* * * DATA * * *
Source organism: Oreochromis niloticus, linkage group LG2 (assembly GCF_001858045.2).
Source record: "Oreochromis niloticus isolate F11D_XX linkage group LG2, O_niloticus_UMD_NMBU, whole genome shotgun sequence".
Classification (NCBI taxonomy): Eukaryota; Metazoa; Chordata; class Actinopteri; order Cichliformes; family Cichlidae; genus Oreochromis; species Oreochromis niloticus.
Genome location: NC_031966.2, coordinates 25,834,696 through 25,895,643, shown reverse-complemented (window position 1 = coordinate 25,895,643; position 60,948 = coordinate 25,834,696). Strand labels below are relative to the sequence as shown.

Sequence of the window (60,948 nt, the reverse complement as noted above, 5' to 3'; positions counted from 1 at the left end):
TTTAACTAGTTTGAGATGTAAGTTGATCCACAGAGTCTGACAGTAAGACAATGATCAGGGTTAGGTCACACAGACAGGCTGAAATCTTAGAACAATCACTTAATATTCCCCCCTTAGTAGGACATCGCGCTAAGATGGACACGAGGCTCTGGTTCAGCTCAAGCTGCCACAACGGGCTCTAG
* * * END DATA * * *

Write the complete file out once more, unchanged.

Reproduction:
Source organism: Oreochromis niloticus, linkage group LG2 (assembly GCF_001858045.2).
Source record: "Oreochromis niloticus isolate F11D_XX linkage group LG2, O_niloticus_UMD_NMBU, whole genome shotgun sequence".
Classification (NCBI taxonomy): Eukaryota; Metazoa; Chordata; class Actinopteri; order Cichliformes; family Cichlidae; genus Oreochromis; species Oreochromis niloticus.
Genome location: NC_031966.2, coordinates 25,834,696 through 25,895,643, shown reverse-complemented (window position 1 = coordinate 25,895,643; position 60,948 = coordinate 25,834,696). Strand labels below are relative to the sequence as shown.

Sequence of the window (60,948 nt, the reverse complement as noted above, 5' to 3'; positions counted from 1 at the left end):
TTTAACTAGTTTGAGATGTAAGTTGATCCACAGAGTCTGACAGTAAGACAATGATCAGGGTTAGGTCACACAGACAGGCTGAAATCTTAGAACAATCACTTAATATTCCCCCCTTAGTAGGACATCGCGCTAAGATGGACACGAGGCTCTGGTTCAGCTCAAGCTGCCACAACGGGCTCTAG